What makes a country fall to a dictator? How do authoritarian leaders—strongmen—capable of killing millions acquire their power? How are they able to defeat the ideal of democracy? And what can we do to make sure it doesn’t happen again?
By profiling five of the most notoriously ruthless dictators in history—Adolf Hitler, Benito Mussolini, Joseph Stalin, Mao Zedong, and Saddam Hussein—Kenneth C. Davis seeks to answer these questions, examining the forces in these strongmen’s personal lives and historical periods that shaped the leaders they’d become. Meticulously researched and complete with photographs, Strongman provides insight into the lives of five leaders who callously transformed the world and serves as an invaluable resource in an era when democracy itself seems in peril.
Scholastic Reading Counts
Standard MARC Records
Davis profiles five ruthless dictators: Adolf Hitler, Benito Mussolini, Joseph Stalin, Mao Zedong, and Saddam Hussein. Three of the book’s eight chapters discuss democracy and other forms of government, the times in which the dictators lived, other “strongmen,” and the need for vigilance against authoritarianism. Each biographical chapter features a time line of the dictator’s life and quotes by or about the man and his regime. Davis deftly opens these chapters with a narrative about the subject, followed by a chronological account of his life. The time line and quotes give readers a sense of both the historical context and the character of the profiled person. Davis describes the brutality inflicted by the dictators but, aside from the chapter on Hussein, most of the descriptions are not graphic. The text also explains the role that the Western powers had in allowing these men to gain dominance. The abuses committed by the United States, as in the case of the Abu Ghraib prison scandal, are also mentioned. The prose can be dry at times, and there are a few instances where the historical context is not explained well. Relevant black-and-white photographs, which are credited and captioned, maintain readers’ interest. An extensive bibliography, which contains adult and young adult titles, and endnotes support further research. VERDICT A title that satisfies research and general interest needs, and one that libraries serving high schoolers will want to have.–Hilary Writt, formerly at Sullivan Univ., Lexington, KY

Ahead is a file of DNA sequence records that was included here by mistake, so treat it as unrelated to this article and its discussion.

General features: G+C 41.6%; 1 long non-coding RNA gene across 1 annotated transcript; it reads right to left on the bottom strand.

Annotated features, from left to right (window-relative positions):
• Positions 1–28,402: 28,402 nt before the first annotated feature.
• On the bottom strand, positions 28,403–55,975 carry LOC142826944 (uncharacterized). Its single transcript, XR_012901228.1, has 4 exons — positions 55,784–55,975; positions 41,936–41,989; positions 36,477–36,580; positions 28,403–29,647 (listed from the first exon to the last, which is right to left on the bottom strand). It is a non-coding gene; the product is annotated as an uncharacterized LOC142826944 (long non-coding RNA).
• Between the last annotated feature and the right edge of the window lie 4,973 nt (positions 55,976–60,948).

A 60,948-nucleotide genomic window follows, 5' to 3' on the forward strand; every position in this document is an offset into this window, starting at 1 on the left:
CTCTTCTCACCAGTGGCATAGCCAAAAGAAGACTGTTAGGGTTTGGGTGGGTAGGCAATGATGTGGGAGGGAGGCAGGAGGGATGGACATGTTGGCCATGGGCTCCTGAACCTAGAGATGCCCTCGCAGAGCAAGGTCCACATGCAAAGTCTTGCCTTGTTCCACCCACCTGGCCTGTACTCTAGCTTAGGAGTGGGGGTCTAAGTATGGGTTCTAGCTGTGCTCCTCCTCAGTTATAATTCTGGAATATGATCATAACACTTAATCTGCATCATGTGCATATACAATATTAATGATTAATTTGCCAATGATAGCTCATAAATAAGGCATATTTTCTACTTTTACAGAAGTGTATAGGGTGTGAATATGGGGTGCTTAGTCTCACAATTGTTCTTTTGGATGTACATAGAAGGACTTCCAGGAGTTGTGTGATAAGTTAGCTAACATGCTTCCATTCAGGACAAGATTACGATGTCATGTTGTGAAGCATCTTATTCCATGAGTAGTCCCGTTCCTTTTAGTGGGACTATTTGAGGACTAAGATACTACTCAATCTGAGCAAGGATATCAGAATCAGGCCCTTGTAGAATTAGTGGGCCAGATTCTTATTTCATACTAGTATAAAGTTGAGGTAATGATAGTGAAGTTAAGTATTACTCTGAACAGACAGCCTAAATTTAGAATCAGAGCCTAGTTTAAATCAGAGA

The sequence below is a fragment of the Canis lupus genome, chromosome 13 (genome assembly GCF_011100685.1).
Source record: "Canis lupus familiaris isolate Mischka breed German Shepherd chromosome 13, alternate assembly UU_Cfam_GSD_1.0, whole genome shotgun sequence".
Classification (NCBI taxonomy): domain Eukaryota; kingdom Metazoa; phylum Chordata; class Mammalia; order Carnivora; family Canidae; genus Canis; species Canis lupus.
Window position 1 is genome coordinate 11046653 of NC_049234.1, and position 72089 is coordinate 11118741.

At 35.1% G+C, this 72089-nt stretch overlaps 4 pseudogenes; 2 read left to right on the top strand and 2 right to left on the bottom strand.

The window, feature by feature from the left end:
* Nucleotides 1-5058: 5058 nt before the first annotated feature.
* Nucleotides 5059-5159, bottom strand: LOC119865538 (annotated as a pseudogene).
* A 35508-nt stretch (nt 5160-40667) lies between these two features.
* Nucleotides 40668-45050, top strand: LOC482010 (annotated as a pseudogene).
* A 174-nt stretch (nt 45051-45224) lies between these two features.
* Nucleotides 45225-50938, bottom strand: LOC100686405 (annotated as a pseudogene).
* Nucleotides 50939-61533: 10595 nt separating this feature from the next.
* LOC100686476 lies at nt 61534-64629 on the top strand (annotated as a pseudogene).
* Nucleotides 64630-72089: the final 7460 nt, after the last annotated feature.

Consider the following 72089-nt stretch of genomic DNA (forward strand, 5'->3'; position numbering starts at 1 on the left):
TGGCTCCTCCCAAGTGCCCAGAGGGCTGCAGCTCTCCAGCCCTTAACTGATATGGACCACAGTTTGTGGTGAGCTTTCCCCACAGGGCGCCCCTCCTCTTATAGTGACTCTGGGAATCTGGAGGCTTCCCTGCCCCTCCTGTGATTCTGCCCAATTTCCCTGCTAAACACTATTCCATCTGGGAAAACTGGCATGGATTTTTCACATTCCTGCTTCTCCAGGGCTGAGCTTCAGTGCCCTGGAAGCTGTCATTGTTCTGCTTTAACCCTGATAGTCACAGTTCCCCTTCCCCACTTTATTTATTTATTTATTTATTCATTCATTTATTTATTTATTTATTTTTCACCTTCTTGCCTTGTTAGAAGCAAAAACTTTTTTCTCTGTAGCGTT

After a brief introduction to the central figures and the crucial importance of understanding these men today, Davis opens his history of modern dictators with the burning of the Reichstag and Hitler’s subsequent rise to absolute control over Germany. Flashing back to the infancy of democracy in ancient Greece and Rome, Davis lays out how democracies function and where they are susceptible to breaking. Following this history, readers are brought back to the twentieth century with a look at Fascist dictator Mussolini, then move forward chronologically through the rises and falls of Adolf Hitler, Josef Stalin, Mao Zedong, and Saddam Hussein. Each biographical history effectively places the dictator in time and aptly builds context around his ascent to power. Similarities in each figure’s childhood are noted, but readers are often warned not to draw causal connections between the events of these men’s youth and their notoriety in adulthood: “if every boy who has ever been expelled from school for fighting—or even attacking someone with a penknife—became a dictator, the world would have far more dictators.” Davis’s central thesis regarding the fragility of democracy reads as a warning to readers who will undoubtedly think about the current viability and strength of twenty-first-century democracies at home and abroad. This well-researched book includes extensive quotations from contemporaneous newspaper accounts as well as footnotes and an in-depth bibliography (which helpfully notes the titles most useful to young adult readers). Index unseen. ERIC CARPENTER